Rational responses to high stakes testing: The case of curriculum narrowing and the harm that follows

David Berliner

Research output: Contribution to journalArticlepeer-review

233 Scopus citations


The inevitable responses to high stakes testing, wherein students' test scores are highly consequential for teachers and administrators, include cheating, excessive test preparation, changes in test scoring and other forms of gaming to ensure that test scores appear high. Over the last decade this has been demonstrated convincingly in the USA, but examples in Great Britain abound. Yet the most pernicious response to high stakes testing is perhaps the most rational, namely, curriculum narrowing. In this way more of what is believed to be on the test is taught. Curriculum narrowing, however, reduces many students' chances of being thought talented in school and results in a restriction in the creative and enjoyable activities engaged in by teachers and students. The tests commonly used with narrower curricula also appear to restrict thinking skills. In addition, responses to high stakes environments can easily retard the development of achievement in later grades as a function of the restrictions on learning in earlier grades. Finally, narrowing compromises interpretations of construct validity. The dominance of testing as part of American and British school reform policies insures that many of the skills thought to be most useful in the twenty-first century will not be taught. Thus students and their national economies will suffer when nations rely too heavily on high stakes testing to improve their schools.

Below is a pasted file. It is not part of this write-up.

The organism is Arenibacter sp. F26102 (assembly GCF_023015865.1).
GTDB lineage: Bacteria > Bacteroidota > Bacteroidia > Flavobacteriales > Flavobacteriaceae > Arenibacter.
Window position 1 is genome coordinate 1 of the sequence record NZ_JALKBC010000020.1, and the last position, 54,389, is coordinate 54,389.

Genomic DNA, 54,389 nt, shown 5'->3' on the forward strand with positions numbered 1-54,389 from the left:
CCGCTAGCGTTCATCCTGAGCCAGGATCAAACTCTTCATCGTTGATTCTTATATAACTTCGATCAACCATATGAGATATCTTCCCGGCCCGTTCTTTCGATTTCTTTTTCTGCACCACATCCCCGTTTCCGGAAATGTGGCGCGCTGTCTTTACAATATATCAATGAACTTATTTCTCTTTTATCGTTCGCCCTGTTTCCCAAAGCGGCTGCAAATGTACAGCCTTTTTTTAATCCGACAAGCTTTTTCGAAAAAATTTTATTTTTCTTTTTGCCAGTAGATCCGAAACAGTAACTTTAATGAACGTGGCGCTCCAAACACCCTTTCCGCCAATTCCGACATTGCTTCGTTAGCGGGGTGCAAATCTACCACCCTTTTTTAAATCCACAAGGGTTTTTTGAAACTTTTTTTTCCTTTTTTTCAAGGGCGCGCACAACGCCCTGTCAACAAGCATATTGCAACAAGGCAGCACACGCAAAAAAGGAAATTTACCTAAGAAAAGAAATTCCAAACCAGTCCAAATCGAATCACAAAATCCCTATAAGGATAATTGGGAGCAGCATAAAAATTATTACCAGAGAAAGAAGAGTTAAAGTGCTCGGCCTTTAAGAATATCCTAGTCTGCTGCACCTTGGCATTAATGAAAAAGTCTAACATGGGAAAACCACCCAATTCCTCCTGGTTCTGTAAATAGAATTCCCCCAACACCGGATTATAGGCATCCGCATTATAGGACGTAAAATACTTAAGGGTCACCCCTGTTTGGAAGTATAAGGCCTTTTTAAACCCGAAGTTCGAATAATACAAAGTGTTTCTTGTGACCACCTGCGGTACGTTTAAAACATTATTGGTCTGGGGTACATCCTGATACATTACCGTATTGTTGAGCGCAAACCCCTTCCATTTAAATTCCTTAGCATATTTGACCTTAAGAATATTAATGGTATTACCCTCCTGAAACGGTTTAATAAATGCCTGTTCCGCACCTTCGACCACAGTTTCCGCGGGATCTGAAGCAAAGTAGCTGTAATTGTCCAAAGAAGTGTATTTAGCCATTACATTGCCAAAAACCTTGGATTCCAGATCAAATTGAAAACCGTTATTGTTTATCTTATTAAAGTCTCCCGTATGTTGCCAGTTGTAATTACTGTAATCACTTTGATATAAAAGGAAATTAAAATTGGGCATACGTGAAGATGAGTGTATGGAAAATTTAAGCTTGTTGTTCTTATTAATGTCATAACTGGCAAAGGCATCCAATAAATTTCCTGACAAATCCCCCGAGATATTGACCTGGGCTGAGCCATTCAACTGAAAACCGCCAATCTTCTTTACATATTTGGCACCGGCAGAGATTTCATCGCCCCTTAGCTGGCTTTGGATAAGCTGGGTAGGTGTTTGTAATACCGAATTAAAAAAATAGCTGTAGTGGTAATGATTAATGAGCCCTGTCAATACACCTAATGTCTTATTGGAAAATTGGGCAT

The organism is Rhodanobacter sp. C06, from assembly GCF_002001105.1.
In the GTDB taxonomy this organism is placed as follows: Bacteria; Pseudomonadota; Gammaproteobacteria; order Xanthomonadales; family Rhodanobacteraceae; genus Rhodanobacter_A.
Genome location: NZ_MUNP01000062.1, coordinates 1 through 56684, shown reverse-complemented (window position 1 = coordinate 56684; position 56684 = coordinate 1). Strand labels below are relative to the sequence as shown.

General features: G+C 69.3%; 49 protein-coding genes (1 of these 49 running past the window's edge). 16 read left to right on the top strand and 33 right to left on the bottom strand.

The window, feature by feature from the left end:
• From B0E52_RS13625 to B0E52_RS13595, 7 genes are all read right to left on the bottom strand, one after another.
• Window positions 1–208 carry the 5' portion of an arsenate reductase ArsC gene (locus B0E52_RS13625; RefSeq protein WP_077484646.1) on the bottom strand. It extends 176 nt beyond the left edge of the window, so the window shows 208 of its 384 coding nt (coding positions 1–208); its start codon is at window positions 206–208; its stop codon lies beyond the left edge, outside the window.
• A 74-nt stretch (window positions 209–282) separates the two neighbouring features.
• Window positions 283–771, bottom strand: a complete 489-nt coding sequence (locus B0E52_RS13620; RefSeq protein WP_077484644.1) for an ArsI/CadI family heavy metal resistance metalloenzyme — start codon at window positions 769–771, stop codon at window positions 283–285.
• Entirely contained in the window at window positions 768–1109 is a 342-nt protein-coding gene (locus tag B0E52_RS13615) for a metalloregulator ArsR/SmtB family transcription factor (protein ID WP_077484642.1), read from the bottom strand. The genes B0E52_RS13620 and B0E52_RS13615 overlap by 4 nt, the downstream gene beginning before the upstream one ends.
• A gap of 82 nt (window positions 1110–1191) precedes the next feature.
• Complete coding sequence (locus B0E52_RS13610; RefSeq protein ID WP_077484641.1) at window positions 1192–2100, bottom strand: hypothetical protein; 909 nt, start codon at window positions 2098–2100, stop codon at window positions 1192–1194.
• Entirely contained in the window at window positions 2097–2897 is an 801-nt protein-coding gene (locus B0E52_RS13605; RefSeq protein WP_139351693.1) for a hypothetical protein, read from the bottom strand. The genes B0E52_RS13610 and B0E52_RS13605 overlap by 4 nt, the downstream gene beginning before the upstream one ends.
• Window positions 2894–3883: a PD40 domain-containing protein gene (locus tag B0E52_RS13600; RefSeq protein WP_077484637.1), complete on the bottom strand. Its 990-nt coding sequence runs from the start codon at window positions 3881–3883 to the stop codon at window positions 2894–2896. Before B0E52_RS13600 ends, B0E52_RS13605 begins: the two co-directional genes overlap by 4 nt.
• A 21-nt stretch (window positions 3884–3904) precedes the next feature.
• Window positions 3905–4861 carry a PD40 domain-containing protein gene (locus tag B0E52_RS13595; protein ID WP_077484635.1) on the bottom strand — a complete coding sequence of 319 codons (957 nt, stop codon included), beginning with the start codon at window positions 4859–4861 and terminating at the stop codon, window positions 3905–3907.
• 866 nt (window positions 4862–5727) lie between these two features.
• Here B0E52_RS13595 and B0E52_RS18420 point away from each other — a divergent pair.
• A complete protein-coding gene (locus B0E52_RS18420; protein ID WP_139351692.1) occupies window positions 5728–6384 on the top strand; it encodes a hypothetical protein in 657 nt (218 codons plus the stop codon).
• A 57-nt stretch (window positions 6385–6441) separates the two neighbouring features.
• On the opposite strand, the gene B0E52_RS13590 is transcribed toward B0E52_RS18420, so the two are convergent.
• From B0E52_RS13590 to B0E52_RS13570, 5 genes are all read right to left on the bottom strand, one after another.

Original languageEnglish (US)
Pages (from-to)287-302
Number of pages16
JournalCambridge Journal of Education
Issue number3
StatePublished - Sep 2011


  • assessment
  • curriculum
  • elementary education
  • testing
  • thinking skills

ASJC Scopus subject areas

  • Education


Dive into the research topics of 'Rational responses to high stakes testing: The case of curriculum narrowing and the harm that follows'. Together they form a unique fingerprint.

Cite this